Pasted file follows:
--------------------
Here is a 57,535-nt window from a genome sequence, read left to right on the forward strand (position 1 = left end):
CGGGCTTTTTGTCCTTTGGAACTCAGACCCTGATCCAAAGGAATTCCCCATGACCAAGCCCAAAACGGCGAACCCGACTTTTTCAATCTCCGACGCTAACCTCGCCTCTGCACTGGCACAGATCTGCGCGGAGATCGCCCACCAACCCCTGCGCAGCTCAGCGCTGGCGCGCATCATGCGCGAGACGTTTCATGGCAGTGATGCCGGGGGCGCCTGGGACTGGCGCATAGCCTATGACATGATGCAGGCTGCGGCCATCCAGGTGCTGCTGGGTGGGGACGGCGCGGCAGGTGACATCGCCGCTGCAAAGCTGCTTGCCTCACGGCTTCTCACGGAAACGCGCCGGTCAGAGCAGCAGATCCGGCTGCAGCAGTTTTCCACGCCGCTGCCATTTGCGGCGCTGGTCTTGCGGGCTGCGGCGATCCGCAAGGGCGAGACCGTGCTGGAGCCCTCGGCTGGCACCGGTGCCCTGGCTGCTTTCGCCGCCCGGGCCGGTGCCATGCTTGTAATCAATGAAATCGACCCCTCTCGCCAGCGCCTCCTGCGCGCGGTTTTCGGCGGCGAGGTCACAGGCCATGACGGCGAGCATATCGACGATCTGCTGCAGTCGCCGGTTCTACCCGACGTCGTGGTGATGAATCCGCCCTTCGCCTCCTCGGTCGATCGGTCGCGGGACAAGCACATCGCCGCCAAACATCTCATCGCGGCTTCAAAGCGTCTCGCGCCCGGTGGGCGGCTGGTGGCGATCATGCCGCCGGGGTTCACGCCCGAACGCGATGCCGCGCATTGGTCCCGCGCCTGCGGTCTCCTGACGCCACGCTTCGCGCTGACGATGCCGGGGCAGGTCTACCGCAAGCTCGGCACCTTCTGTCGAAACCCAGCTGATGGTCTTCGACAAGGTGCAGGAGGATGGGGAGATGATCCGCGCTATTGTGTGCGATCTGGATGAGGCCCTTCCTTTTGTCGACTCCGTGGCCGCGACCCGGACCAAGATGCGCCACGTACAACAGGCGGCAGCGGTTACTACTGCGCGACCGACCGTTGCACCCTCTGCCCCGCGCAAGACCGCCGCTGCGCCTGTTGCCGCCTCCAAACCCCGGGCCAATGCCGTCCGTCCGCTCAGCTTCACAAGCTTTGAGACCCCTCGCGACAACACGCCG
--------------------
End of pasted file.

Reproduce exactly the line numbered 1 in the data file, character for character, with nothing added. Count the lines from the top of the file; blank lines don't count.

Here is a 57,535-nt window from a genome sequence, read left to right on the forward strand (position 1 = left end):